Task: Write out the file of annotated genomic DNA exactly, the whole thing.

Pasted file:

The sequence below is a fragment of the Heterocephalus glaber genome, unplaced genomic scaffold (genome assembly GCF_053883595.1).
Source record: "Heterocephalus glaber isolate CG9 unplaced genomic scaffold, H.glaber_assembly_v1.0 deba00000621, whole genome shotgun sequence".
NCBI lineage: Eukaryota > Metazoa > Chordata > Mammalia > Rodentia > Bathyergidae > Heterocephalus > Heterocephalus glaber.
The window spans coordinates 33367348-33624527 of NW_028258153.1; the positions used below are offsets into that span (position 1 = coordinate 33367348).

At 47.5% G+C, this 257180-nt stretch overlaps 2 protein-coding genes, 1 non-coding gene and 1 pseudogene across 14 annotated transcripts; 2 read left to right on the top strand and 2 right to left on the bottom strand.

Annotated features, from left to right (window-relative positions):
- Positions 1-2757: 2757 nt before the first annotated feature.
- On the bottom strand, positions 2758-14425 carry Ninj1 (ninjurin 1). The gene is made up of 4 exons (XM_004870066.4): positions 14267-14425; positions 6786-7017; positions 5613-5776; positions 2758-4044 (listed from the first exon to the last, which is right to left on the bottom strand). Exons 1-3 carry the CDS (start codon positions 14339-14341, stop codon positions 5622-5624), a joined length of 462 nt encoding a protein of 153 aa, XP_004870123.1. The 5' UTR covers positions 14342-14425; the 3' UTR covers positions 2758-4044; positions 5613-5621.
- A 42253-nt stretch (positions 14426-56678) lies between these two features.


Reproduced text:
The sequence below is a fragment of the Heterocephalus glaber genome, unplaced genomic scaffold (genome assembly GCF_053883595.1).
Source record: "Heterocephalus glaber isolate CG9 unplaced genomic scaffold, H.glaber_assembly_v1.0 deba00000621, whole genome shotgun sequence".
NCBI lineage: Eukaryota > Metazoa > Chordata > Mammalia > Rodentia > Bathyergidae > Heterocephalus > Heterocephalus glaber.
The window spans coordinates 33367348-33624527 of NW_028258153.1; the positions used below are offsets into that span (position 1 = coordinate 33367348).

At 47.5% G+C, this 257180-nt stretch overlaps 2 protein-coding genes, 1 non-coding gene and 1 pseudogene across 14 annotated transcripts; 2 read left to right on the top strand and 2 right to left on the bottom strand.

Annotated features, from left to right (window-relative positions):
- Positions 1-2757: 2757 nt before the first annotated feature.
- On the bottom strand, positions 2758-14425 carry Ninj1 (ninjurin 1). The gene is made up of 4 exons (XM_004870066.4): positions 14267-14425; positions 6786-7017; positions 5613-5776; positions 2758-4044 (listed from the first exon to the last, which is right to left on the bottom strand). Exons 1-3 carry the CDS (start codon positions 14339-14341, stop codon positions 5622-5624), a joined length of 462 nt encoding a protein of 153 aa, XP_004870123.1. The 5' UTR covers positions 14342-14425; the 3' UTR covers positions 2758-4044; positions 5613-5621.
- A 42253-nt stretch (positions 14426-56678) lies between these two features.